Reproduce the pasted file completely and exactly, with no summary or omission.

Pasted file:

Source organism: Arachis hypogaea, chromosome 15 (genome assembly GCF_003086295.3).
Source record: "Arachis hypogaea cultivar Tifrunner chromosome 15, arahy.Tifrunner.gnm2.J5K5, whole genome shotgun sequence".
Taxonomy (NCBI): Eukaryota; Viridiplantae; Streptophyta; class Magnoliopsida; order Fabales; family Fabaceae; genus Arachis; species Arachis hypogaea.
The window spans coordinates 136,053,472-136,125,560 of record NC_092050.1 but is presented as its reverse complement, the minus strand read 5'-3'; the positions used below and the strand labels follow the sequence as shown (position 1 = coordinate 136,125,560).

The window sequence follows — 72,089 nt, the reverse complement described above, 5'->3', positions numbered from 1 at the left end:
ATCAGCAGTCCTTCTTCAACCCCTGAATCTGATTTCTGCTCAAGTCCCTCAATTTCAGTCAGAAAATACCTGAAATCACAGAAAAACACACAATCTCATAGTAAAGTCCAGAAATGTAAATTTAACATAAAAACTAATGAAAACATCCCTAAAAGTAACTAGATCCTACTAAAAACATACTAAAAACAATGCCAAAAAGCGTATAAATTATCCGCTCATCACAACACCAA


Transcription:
Source organism: Arachis hypogaea, chromosome 15 (genome assembly GCF_003086295.3).
Source record: "Arachis hypogaea cultivar Tifrunner chromosome 15, arahy.Tifrunner.gnm2.J5K5, whole genome shotgun sequence".
Taxonomy (NCBI): Eukaryota; Viridiplantae; Streptophyta; class Magnoliopsida; order Fabales; family Fabaceae; genus Arachis; species Arachis hypogaea.
The window spans coordinates 136,053,472-136,125,560 of record NC_092050.1 but is presented as its reverse complement, the minus strand read 5'-3'; the positions used below and the strand labels follow the sequence as shown (position 1 = coordinate 136,125,560).

The window sequence follows — 72,089 nt, the reverse complement described above, 5'->3', positions numbered from 1 at the left end:
ATCAGCAGTCCTTCTTCAACCCCTGAATCTGATTTCTGCTCAAGTCCCTCAATTTCAGTCAGAAAATACCTGAAATCACAGAAAAACACACAATCTCATAGTAAAGTCCAGAAATGTAAATTTAACATAAAAACTAATGAAAACATCCCTAAAAGTAACTAGATCCTACTAAAAACATACTAAAAACAATGCCAAAAAGCGTATAAATTATCCGCTCATCACAACACCAA